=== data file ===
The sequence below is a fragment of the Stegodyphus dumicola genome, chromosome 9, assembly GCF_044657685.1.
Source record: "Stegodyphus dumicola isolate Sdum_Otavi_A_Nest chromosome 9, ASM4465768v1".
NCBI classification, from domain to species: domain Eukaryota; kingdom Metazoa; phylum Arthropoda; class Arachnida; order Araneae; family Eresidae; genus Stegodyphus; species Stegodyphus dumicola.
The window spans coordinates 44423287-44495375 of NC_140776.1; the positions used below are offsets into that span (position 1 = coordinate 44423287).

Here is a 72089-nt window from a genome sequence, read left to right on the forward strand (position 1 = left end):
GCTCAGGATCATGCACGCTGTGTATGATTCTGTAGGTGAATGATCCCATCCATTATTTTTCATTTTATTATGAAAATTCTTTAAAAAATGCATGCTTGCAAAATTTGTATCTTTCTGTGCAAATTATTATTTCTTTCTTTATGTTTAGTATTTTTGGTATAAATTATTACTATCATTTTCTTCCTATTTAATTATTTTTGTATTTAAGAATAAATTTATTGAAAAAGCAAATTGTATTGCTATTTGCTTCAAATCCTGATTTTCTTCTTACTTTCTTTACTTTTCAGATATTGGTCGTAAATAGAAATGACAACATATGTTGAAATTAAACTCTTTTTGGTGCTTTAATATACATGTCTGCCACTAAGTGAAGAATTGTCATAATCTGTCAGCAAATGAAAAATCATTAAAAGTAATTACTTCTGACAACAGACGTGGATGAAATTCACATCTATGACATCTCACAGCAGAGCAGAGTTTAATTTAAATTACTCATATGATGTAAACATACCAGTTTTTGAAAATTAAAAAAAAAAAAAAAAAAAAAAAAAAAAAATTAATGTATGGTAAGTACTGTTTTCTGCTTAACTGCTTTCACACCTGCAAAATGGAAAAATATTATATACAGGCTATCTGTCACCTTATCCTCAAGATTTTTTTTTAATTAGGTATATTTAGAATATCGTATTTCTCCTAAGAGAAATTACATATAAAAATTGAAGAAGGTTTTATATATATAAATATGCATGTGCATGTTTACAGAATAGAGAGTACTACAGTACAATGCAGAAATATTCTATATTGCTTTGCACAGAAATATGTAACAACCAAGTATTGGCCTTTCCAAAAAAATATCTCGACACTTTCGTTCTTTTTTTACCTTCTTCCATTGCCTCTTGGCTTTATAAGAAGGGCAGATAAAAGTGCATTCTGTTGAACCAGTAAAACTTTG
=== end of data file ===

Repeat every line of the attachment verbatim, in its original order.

The sequence below is a fragment of the Stegodyphus dumicola genome, chromosome 9, assembly GCF_044657685.1.
Source record: "Stegodyphus dumicola isolate Sdum_Otavi_A_Nest chromosome 9, ASM4465768v1".
NCBI classification, from domain to species: domain Eukaryota; kingdom Metazoa; phylum Arthropoda; class Arachnida; order Araneae; family Eresidae; genus Stegodyphus; species Stegodyphus dumicola.
The window spans coordinates 44423287-44495375 of NC_140776.1; the positions used below are offsets into that span (position 1 = coordinate 44423287).

Here is a 72089-nt window from a genome sequence, read left to right on the forward strand (position 1 = left end):
GCTCAGGATCATGCACGCTGTGTATGATTCTGTAGGTGAATGATCCCATCCATTATTTTTCATTTTATTATGAAAATTCTTTAAAAAATGCATGCTTGCAAAATTTGTATCTTTCTGTGCAAATTATTATTTCTTTCTTTATGTTTAGTATTTTTGGTATAAATTATTACTATCATTTTCTTCCTATTTAATTATTTTTGTATTTAAGAATAAATTTATTGAAAAAGCAAATTGTATTGCTATTTGCTTCAAATCCTGATTTTCTTCTTACTTTCTTTACTTTTCAGATATTGGTCGTAAATAGAAATGACAACATATGTTGAAATTAAACTCTTTTTGGTGCTTTAATATACATGTCTGCCACTAAGTGAAGAATTGTCATAATCTGTCAGCAAATGAAAAATCATTAAAAGTAATTACTTCTGACAACAGACGTGGATGAAATTCACATCTATGACATCTCACAGCAGAGCAGAGTTTAATTTAAATTACTCATATGATGTAAACATACCAGTTTTTGAAAATTAAAAAAAAAAAAAAAAAAAAAAAAAAAAAATTAATGTATGGTAAGTACTGTTTTCTGCTTAACTGCTTTCACACCTGCAAAATGGAAAAATATTATATACAGGCTATCTGTCACCTTATCCTCAAGATTTTTTTTTAATTAGGTATATTTAGAATATCGTATTTCTCCTAAGAGAAATTACATATAAAAATTGAAGAAGGTTTTATATATATAAATATGCATGTGCATGTTTACAGAATAGAGAGTACTACAGTACAATGCAGAAATATTCTATATTGCTTTGCACAGAAATATGTAACAACCAAGTATTGGCCTTTCCAAAAAAATATCTCGACACTTTCGTTCTTTTTTTACCTTCTTCCATTGCCTCTTGGCTTTATAAGAAGGGCAGATAAAAGTGCATTCTGTTGAACCAGTAAAACTTTG